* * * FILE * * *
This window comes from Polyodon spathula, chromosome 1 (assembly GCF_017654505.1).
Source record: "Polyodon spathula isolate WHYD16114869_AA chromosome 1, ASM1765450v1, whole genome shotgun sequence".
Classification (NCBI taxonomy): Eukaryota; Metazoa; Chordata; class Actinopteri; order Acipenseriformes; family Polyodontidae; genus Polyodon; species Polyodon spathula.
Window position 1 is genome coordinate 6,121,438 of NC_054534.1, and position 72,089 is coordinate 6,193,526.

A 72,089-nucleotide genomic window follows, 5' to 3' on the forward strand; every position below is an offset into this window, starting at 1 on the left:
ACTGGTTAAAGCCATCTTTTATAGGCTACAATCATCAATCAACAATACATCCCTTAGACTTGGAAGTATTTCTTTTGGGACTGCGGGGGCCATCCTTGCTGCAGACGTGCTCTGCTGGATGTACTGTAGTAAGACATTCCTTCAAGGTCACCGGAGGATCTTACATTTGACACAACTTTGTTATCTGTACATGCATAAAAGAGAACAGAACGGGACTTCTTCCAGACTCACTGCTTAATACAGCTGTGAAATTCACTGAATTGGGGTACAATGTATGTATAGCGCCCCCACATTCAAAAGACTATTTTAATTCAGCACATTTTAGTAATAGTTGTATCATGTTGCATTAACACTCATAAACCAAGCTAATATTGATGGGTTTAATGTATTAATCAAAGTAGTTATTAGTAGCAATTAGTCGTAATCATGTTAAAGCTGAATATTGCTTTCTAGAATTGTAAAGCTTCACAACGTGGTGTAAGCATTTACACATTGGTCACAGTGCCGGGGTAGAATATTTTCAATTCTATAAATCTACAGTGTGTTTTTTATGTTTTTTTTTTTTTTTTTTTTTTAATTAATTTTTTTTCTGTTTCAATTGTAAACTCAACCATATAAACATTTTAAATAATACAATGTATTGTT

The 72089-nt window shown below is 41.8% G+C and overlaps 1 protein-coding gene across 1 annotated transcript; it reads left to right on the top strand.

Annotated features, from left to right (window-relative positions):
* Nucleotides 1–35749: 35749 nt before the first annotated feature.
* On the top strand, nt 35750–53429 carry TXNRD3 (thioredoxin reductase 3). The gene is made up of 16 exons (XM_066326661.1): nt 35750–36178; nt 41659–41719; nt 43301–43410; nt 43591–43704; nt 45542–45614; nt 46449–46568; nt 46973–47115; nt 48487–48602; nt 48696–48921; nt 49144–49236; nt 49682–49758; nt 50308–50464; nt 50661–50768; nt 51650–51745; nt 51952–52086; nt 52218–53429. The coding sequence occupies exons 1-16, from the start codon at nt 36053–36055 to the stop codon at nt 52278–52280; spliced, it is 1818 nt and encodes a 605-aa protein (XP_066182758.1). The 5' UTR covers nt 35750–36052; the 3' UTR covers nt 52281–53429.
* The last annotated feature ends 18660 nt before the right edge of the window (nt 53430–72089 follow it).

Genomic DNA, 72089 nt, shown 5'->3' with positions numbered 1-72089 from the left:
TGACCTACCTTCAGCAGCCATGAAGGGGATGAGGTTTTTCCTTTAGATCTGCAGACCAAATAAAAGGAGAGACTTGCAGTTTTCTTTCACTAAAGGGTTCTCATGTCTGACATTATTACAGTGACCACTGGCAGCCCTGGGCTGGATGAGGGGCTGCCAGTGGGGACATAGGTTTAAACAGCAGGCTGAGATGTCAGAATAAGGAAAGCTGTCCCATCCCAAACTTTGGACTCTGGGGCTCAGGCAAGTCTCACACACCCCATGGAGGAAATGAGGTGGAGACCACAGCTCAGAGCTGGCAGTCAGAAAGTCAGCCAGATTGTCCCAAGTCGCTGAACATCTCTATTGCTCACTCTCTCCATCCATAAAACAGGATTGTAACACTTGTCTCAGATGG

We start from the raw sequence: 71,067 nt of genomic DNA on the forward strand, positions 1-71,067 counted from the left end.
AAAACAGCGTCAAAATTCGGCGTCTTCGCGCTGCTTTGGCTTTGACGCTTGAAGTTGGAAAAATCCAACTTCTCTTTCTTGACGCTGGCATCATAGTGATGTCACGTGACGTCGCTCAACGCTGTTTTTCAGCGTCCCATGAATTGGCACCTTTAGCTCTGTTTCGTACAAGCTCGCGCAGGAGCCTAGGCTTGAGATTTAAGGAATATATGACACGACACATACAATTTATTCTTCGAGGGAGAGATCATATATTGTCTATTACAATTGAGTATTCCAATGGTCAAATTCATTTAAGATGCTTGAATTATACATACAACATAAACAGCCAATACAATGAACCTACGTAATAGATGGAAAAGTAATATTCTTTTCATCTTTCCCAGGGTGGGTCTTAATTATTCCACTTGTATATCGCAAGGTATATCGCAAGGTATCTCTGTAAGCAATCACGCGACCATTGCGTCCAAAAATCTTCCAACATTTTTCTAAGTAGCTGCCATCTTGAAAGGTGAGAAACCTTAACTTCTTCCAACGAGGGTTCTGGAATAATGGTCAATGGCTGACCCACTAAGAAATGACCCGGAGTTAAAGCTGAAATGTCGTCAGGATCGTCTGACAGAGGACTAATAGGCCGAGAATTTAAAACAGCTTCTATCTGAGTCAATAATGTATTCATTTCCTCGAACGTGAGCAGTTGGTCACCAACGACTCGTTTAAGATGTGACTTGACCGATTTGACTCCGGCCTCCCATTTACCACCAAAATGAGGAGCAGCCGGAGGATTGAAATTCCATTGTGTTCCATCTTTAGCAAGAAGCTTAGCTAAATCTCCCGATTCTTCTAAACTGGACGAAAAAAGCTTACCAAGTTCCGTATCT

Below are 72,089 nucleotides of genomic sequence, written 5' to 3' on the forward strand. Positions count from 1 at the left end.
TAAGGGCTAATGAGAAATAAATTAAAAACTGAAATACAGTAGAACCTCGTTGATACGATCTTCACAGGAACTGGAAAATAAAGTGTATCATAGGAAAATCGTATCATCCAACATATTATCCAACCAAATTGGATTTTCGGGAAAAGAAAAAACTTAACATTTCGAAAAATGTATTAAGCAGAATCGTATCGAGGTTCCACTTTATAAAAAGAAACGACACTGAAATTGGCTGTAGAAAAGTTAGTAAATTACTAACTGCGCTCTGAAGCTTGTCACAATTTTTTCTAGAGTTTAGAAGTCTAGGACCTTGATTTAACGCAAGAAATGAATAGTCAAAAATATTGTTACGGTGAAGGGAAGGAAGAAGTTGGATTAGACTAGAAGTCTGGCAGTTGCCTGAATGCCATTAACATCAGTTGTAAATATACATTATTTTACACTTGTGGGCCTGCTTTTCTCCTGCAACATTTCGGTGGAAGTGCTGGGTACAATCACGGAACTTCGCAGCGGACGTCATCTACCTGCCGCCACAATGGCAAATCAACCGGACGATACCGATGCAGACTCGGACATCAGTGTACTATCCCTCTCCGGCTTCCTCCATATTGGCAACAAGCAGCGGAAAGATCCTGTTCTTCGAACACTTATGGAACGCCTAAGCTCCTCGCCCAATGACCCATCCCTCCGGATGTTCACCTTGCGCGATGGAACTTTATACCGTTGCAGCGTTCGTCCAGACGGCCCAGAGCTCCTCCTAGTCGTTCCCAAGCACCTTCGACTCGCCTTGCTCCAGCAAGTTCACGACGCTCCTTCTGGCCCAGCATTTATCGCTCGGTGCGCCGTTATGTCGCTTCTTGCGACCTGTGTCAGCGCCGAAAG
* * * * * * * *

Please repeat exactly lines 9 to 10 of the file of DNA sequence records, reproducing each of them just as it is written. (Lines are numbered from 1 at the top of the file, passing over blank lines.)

* Nucleotides 1–35749: 35749 nt before the first annotated feature.
* On the top strand, nt 35750–53429 carry TXNRD3 (thioredoxin reductase 3). The gene is made up of 16 exons (XM_066326661.1): nt 35750–36178; nt 41659–41719; nt 43301–43410; nt 43591–43704; nt 45542–45614; nt 46449–46568; nt 46973–47115; nt 48487–48602; nt 48696–48921; nt 49144–49236; nt 49682–49758; nt 50308–50464; nt 50661–50768; nt 51650–51745; nt 51952–52086; nt 52218–53429. The coding sequence occupies exons 1-16, from the start codon at nt 36053–36055 to the stop codon at nt 52278–52280; spliced, it is 1818 nt and encodes a 605-aa protein (XP_066182758.1). The 5' UTR covers nt 35750–36052; the 3' UTR covers nt 52281–53429.